Every demographic has its own set of disasters lying in wait to destroy your business and everything you’ve worked for. Below is a step-by-step guide to creating your own emergency plan as well as what to include in an emergency map to keep your employees safe in the event of an unexpected disaster. Stay prepared with an emergency action plan checklist with Lumiform’s free online templates.
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An emergency action plan (EAP) details the step-by-step procedures of what a company and its employees need to do in case of an emergency, such as any major weather event, terrorist threat, power outages, or cyber-attacks. This prewritten, preplanned document strives to limit the loss of life, injury, property damage, and revenue.
An EAP is very similar to a business continuity plan (BCP) with the distinct difference that an EAP is a short term plan responding directly to the challenges of the post-disaster event while a BCP anticipates the long term consequences. Both, however, aim to keep the business operational amidst tragedy.
A workplace EAP should be developed in every company with more than 10 employees according to OSHA’s Occupational Health and Safety Act. Each emergency procedure plan should be based on the proven legal model, which provides certain guidelines for its preparation. Accordingly, each plan must contain procedures, rules of conduct, responsibilities, and telephone numbers for emergency situations. In addition, general information such as overview plans may also be included. Workplace emergencies can include, for example, storms, prolonged power outages, management deaths, epidemics, or pandemics such as Covid-19.
A contingency plan is a must-have for every company—it’s public law 95-596. Even if companies weren’t legally obligated to have one on record, there’s still a plethora of reasons why it’s beneficial to instate one. For example, it protects against ambiguities, unnecessary injuries, material damage, and other undesirable events that we’ll dive into in the section below.
Reducing the number of injuries and death will keep your moral compass pointing North, but at the end of the day, you are still a business, so let’s talk numbers. If you do not comply with public law number 95-596, and you are caught without the necessary documentation, you’re looking at imprisonment (from x amount of years to life) and a fine anywhere between $10,000-$70,000 according to United States code title 18 sections 1111 and 1114.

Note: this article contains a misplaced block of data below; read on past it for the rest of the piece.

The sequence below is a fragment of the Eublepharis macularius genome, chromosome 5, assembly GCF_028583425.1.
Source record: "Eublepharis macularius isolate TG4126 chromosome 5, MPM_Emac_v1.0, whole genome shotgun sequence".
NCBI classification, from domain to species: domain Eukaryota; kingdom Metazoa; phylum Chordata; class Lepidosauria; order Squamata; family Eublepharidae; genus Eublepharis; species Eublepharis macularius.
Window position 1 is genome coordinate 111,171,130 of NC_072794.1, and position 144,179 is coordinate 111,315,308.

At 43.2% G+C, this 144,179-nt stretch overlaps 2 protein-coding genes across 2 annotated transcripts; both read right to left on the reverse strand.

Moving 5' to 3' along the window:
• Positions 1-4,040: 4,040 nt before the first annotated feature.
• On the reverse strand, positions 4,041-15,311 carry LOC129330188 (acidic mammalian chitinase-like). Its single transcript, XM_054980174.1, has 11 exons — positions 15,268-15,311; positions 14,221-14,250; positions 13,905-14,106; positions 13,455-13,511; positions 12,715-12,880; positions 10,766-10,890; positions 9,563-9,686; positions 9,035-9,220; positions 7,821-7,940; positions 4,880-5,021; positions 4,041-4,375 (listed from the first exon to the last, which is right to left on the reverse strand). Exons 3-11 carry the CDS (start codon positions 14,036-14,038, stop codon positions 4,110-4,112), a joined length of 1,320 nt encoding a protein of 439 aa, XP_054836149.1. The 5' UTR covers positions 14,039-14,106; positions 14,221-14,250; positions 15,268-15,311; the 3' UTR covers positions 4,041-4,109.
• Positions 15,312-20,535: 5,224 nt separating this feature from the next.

Having a plan in place that keeps your employees safely out of harm's way will have the combined benefit of keeping the lawyers out of your office and you out of court.
An outdated emergency action plan poses a threat to every company. It can lead to devastating losses such as multiple casualties and financial imbalance. Keeping your plan up to date ensures that the correct instructions are available in the event of an operational emergency. In addition, a risk assessment has been known to repeatedly uncover previously unrecognized hazards. Based on these analyses, safety and health officers can supplement the current, preventative measures with these findings so that the EAP remains up to date and up to code.
If you’re looking to capitalize on any of the aforementioned benefits, then use the free example of our emergency action plan sheet.
An emergency action plan checklist is a tool used by safety and health officers in companies or small and medium-sized businesses to record and implement their guidelines for workplace emergencies.
The following standard elements should be included in any workplace emergency plan:
Emergencies can occur in the workplace at any time. Therefore, safety and health officers must ensure that all employees are prepared to react in such an event. The use of checklists can help in a variety of ways: Training, preparation, monitoring, and regular emergency exercises.
Occupational health and safety authorities recommend that relevant persons such as employees with knowledge of the work, employees with experience in investigative procedures, and representatives of local government should all consist of the team in charge of handling workplace emergencies. OSHA also recommends that these parties should establish an emergency plan and update it regularly. This is because working in an interdisciplinary team helps to make the workplace emergency plan more comprehensive, accurate, and realistic.
The employees in charge of the emergency policy should consistently conduct a company-wide emergency exercise to not only determine the plan’s effectiveness but also familiarize employees with emergency procedures. This will also prepare them for decisive action in the event of a real disaster. However, you should note the difference between announced and unannounced emergency exercises. Safety officers should first start with an announced exercise to consolidate the emergency measures in the minds of the employees and test the effectiveness of any new revisions to the established plan. From there on out, employees should practice unannounced exercises, as they will provide a more realistic overview of the plan’s integrity.